Sunday, August 23, 2009

Films that involuntarily drain out your tear ducts...

...that is, films that make you cry. Not out of boredom or hatred, or coincidentally getting something in your eye while watching a film, but those tip-of-the-iceberg moments where it all comes emotionally tumbling down.

For example, I watched Gran Torino earlier today (Clint Eastwood directed and starred in this film--I've cried in 3 out of 3 of his films I've seen...hmm...). Man, when the near to end scene comes (no spoilers, just in case) ...well I couldn't stop the tears. It was a 'nooo' crossed with 'awe-inspired' moment, I was unhappy but at the same time I felt the film couldn't have ended any other way. Clint Eastwood's character in this, Walt Kowalski, is one for the ages. I don't know if this is true, but I may have heard somewhere that he would retire as an actor after this (but please not his directing, he's only begun to reach his peak if you ask me), and boy you couldn't pick a better ending for an actor. Enough generalisations said.

As I mentioned, this isn't the first Eastwood film to get me blubbery. Before Gran Torino, there was Million Dollar Baby and Changeling, both interestingly about persevering women who won't give up no matter the odds. Even if these inspiring films perhaps reek of sentimentality, I'm not cynical enough of their bewitching powers to care. There's nothing like an extraordinary story to lift a person up.

Take for another example, After The Promise, which my friend Jezza made us watch one school holiday afternoon. That was a beginning till end tear-fest practically, mostly because it was so heart-breaking. But then when the indominable human spirit makes its entrance and shows that hope has not died, well that's life-affirming, wouldn't you say? If life isn't tough and rough, then there's nothing to really prove, nothing to demonstrate human strength.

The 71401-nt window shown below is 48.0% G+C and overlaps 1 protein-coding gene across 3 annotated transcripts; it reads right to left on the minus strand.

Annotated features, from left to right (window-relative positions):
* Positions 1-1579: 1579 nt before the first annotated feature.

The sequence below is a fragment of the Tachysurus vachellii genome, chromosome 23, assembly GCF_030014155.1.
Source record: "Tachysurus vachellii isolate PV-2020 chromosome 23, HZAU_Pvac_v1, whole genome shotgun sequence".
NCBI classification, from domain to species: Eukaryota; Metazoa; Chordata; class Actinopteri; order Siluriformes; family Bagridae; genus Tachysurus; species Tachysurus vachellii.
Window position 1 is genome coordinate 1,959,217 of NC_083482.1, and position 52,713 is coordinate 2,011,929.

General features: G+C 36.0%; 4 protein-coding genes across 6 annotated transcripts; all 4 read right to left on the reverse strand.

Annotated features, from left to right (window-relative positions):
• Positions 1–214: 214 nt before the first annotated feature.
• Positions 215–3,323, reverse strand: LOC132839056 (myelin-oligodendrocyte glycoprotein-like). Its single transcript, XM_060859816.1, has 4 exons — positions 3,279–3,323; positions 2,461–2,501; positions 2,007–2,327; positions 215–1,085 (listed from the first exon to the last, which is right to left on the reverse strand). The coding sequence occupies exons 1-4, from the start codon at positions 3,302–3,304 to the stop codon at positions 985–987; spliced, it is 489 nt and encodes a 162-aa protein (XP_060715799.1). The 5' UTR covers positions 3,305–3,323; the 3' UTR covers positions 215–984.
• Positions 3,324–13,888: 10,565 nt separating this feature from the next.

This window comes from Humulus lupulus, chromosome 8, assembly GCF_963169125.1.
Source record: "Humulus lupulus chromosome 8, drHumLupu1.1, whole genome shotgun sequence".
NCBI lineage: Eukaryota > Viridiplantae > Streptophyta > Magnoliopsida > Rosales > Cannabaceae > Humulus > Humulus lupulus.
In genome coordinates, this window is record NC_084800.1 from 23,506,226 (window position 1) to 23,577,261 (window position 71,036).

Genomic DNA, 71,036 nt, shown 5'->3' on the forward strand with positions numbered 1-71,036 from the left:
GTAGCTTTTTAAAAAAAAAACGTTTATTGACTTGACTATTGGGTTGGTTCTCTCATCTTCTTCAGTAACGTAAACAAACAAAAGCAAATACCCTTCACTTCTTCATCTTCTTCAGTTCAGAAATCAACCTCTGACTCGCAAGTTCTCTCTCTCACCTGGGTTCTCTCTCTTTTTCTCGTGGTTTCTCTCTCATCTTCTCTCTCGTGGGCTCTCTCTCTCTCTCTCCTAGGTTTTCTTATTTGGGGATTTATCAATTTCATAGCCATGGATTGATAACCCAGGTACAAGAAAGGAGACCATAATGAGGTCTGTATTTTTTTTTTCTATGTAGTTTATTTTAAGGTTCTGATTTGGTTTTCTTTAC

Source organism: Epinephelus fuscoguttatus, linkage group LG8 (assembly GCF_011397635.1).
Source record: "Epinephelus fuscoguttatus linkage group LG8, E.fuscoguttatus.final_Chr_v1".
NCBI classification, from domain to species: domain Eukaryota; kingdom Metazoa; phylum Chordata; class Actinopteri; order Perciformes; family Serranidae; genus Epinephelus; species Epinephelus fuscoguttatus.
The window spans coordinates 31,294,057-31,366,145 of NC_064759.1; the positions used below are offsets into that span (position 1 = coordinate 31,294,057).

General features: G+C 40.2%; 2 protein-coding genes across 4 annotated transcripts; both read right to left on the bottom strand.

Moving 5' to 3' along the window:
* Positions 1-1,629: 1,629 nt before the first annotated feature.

Other all-time favourite crying sessions:

-- Camille (1936), before there was Moulin Rouge! there was this tale of a courtesan who falls for a younger, naive-ish man who can't promise her money, but he can promise her love. Unfortunately, there's more than the hurdle of her 'financial income' ( 'the other man') to prevent the two from being together...with all the tug and pull that this couple goes through, the ending feels cruel and oh so encouraging for the tears.

-- Titanic (1997),call it an over-blown, over-budgeted, over-rated film, but it's undeniable that when that iceberg hits, your breath catches in your throat. And when it becomes clearer and clearer that Jack isn't going to make it, well by then you're a goner.

-- Big Fish (2003), this had the added problem of some friends choosing to visit me while I was watching this; and it just so happened that the waterworks had begun by this stage. Needless to say, this film (or what I remember of it--I own it but I haven't watched it since) was heartfelt and it circulates somewhat around death and lack of belief when it's needed the most (i'm being quite vague), issues that tend to be teary.

-- Mr. Smith Goes to Washington (1939), whether it's true or not, I'll remember this film as the first classic that I ever cried to.

-- Cheaper By the Dozen 2 (2005), this is an unusual choice for me, but I'm placing it here because amidst all the tears I've shed for sad and tragic moments, I've shed tears for joyous moments too. And for this film it happened when Tom and Kate Baker have their baby.

Award for least-expected film that I'd cry to: Click (2006). I say 'least-expected' because 1) it's an Adam Sandler film and 2) it's a crude-humour filled film, which means I should have been more likely to get grossed out or uncomfortably laugh, than to be moved. But alas, when the film takes its dramatic turn and you realise you actually care for Adam Sandler's character enough to cry over his predicament, well that's surprising (even more from a retrospective point of view).

And the award for most inspiring, fist-pumping in the air film...Rocky (1976). Hidden in the shadows of "Adrian!" parodies and the fact that this beat Taxi Driver (and I say this without having seen Taxi Driver) to the Oscar finish line, is a really good under-dog type film. "Gonna fly now"? Heck yeah!

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